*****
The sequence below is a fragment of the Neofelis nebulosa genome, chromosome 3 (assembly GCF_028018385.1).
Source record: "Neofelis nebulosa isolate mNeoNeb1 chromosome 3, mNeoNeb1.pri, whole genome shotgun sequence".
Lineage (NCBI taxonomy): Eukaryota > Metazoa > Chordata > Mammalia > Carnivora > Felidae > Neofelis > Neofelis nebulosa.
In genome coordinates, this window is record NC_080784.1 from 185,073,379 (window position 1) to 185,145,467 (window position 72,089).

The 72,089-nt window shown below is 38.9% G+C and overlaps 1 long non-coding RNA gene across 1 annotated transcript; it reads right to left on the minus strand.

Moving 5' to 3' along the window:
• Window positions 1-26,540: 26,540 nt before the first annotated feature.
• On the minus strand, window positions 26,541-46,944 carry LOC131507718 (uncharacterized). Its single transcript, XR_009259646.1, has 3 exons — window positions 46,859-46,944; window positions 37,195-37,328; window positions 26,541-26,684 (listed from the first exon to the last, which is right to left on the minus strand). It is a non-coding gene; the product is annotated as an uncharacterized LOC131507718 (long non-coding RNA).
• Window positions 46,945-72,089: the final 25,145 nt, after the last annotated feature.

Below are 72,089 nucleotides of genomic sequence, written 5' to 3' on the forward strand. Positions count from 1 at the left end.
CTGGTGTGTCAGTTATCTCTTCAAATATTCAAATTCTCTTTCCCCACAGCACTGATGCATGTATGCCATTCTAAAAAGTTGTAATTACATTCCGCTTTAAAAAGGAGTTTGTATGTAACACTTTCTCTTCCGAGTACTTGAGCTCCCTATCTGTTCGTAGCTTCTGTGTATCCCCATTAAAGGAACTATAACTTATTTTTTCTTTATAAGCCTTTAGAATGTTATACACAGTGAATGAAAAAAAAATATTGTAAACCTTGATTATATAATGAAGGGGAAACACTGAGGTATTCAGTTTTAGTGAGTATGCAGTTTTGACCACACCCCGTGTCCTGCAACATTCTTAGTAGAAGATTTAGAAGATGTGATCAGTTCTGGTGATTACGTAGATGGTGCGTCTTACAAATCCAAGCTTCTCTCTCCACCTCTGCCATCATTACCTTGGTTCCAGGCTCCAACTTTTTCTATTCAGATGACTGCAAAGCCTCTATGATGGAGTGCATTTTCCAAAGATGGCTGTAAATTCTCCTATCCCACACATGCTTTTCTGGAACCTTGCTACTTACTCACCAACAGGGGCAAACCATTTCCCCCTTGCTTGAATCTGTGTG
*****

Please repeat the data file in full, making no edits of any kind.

The sequence below is a fragment of the Neofelis nebulosa genome, chromosome 3 (assembly GCF_028018385.1).
Source record: "Neofelis nebulosa isolate mNeoNeb1 chromosome 3, mNeoNeb1.pri, whole genome shotgun sequence".
Lineage (NCBI taxonomy): Eukaryota > Metazoa > Chordata > Mammalia > Carnivora > Felidae > Neofelis > Neofelis nebulosa.
In genome coordinates, this window is record NC_080784.1 from 185,073,379 (window position 1) to 185,145,467 (window position 72,089).

The 72,089-nt window shown below is 38.9% G+C and overlaps 1 long non-coding RNA gene across 1 annotated transcript; it reads right to left on the minus strand.

Moving 5' to 3' along the window:
• Window positions 1-26,540: 26,540 nt before the first annotated feature.
• On the minus strand, window positions 26,541-46,944 carry LOC131507718 (uncharacterized). Its single transcript, XR_009259646.1, has 3 exons — window positions 46,859-46,944; window positions 37,195-37,328; window positions 26,541-26,684 (listed from the first exon to the last, which is right to left on the minus strand). It is a non-coding gene; the product is annotated as an uncharacterized LOC131507718 (long non-coding RNA).
• Window positions 46,945-72,089: the final 25,145 nt, after the last annotated feature.

Below are 72,089 nucleotides of genomic sequence, written 5' to 3' on the forward strand. Positions count from 1 at the left end.
CTGGTGTGTCAGTTATCTCTTCAAATATTCAAATTCTCTTTCCCCACAGCACTGATGCATGTATGCCATTCTAAAAAGTTGTAATTACATTCCGCTTTAAAAAGGAGTTTGTATGTAACACTTTCTCTTCCGAGTACTTGAGCTCCCTATCTGTTCGTAGCTTCTGTGTATCCCCATTAAAGGAACTATAACTTATTTTTTCTTTATAAGCCTTTAGAATGTTATACACAGTGAATGAAAAAAAAATATTGTAAACCTTGATTATATAATGAAGGGGAAACACTGAGGTATTCAGTTTTAGTGAGTATGCAGTTTTGACCACACCCCGTGTCCTGCAACATTCTTAGTAGAAGATTTAGAAGATGTGATCAGTTCTGGTGATTACGTAGATGGTGCGTCTTACAAATCCAAGCTTCTCTCTCCACCTCTGCCATCATTACCTTGGTTCCAGGCTCCAACTTTTTCTATTCAGATGACTGCAAAGCCTCTATGATGGAGTGCATTTTCCAAAGATGGCTGTAAATTCTCCTATCCCACACATGCTTTTCTGGAACCTTGCTACTTACTCACCAACAGGGGCAAACCATTTCCCCCTTGCTTGAATCTGTGTG